How comparing two measurements can help you assess the related health risks of where you store fat.

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When people gain weight, the excess fat can be stored in different parts of the body. It may be distributed centrally (around the abdomen or belly), or around the hips and thighs. We now know that these different patterns of fat distribution have different impacts on your health.

It has been found that accumulating excess body fat centrally (a body type sometimes referred to as an ‘apple’) increases the risk of developing obesity-related conditions, while increased body fat around the hips and thighs (‘pear’ shape body type) poses a much lower health risk.

The Waist Hip Ratio assesses whether your waist is wider than your hips (apple) or smaller than your hips (pear), and has been found to be an accurate predictor of increased obesity-related health risk.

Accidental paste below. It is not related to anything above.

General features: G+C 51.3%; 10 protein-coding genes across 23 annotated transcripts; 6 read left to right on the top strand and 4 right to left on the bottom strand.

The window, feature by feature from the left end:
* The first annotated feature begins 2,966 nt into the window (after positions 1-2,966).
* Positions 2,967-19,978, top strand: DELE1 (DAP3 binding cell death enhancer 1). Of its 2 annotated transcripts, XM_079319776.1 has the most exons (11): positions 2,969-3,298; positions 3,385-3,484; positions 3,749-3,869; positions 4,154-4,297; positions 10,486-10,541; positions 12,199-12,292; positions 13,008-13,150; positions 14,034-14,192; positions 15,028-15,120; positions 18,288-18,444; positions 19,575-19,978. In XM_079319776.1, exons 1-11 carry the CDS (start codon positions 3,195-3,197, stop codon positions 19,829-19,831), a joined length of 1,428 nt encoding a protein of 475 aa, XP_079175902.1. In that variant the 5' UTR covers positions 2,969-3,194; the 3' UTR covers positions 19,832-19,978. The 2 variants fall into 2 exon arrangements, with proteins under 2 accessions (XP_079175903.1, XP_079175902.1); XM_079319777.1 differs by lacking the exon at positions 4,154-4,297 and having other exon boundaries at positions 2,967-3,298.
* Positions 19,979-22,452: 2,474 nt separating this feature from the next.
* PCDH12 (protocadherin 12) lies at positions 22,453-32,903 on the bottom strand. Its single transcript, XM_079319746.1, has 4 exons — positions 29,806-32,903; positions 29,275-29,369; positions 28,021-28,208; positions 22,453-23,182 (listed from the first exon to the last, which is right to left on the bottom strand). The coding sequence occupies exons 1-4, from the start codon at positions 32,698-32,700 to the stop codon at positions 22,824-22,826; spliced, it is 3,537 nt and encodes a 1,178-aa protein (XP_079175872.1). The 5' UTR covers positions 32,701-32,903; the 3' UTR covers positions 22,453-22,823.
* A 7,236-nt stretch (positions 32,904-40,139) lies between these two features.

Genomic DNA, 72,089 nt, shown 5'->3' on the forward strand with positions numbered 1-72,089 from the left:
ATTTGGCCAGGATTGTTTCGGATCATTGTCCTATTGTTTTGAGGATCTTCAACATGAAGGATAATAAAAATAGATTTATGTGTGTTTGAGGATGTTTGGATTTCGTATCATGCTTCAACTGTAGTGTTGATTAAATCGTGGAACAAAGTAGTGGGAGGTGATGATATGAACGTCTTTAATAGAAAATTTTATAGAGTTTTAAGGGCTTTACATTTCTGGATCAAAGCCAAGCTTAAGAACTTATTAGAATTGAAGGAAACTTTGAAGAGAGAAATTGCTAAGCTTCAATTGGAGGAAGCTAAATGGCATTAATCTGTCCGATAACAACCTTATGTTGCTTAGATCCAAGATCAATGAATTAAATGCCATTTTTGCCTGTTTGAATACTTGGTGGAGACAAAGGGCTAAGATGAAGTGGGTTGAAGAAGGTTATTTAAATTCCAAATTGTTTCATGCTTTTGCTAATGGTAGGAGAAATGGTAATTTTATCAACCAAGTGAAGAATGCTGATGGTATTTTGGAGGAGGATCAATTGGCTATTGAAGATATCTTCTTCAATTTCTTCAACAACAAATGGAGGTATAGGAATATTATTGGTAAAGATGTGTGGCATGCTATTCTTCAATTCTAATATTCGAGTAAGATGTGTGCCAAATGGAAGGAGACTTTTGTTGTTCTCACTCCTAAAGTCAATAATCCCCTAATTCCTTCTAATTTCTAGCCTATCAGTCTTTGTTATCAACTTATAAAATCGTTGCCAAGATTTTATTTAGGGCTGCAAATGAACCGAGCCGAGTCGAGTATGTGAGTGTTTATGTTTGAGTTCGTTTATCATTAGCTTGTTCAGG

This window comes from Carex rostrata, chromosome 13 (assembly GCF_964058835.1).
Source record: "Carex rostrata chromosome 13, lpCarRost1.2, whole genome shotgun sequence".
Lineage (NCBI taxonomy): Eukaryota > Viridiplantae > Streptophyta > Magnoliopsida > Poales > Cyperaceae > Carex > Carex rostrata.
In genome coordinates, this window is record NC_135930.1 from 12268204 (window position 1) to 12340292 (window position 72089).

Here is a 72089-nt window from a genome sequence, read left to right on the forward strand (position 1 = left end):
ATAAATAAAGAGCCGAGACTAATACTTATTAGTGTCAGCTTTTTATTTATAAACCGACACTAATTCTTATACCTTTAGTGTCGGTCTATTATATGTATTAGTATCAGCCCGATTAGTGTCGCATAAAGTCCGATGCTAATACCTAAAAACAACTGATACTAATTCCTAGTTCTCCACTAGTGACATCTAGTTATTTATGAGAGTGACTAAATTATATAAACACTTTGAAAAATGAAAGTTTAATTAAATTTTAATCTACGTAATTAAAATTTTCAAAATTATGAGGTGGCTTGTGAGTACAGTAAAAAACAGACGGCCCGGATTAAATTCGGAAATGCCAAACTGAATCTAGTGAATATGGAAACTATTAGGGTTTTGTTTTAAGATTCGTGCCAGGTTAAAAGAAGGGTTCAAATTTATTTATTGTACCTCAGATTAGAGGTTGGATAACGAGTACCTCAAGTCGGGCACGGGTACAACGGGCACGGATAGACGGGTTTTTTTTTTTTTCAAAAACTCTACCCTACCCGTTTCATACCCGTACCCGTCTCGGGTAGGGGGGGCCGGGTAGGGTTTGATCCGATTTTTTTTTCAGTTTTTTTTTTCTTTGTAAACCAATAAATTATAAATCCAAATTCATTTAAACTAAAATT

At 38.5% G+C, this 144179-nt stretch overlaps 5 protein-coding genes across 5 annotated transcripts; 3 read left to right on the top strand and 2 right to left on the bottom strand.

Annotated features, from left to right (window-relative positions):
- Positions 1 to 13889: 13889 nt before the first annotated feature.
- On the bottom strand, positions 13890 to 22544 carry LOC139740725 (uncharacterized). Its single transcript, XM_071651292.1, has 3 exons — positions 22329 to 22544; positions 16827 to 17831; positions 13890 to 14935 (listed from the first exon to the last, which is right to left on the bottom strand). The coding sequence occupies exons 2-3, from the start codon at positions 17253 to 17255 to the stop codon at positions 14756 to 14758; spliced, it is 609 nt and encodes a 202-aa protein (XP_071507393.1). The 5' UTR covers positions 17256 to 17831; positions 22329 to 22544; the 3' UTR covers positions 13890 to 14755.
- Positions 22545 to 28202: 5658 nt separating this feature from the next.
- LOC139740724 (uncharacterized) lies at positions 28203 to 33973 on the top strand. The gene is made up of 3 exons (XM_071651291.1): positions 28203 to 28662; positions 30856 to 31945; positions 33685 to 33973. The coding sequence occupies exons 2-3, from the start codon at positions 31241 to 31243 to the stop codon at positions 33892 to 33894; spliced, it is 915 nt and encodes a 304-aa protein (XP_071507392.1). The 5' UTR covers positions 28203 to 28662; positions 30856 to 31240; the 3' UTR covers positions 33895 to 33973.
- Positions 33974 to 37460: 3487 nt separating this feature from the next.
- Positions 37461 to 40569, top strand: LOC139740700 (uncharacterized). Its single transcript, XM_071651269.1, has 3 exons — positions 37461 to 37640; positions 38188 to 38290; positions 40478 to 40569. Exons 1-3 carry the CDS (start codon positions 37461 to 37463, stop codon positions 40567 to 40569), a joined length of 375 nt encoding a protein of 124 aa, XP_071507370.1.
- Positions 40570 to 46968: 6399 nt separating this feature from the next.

Excess abdominal fat distribution and an increased health risk for chronic disease is indicated by a WHR greater than:

• 0.9 for men

• 0.8 for women

How to measure your waist and hips

Waist: Measure around your waist at the midpoint between the top of the hip bone and the lowest rib.

Hips: Measure around your hips where the buttocks are the broadest.

Stand up straight with your arms relaxed by your side. Make sure your tape doesn’t stretch and is wrapped snugly without being tight.


References/more information

World Health Organization – Waist Hip Ratio report

Dietitians Association of Australia

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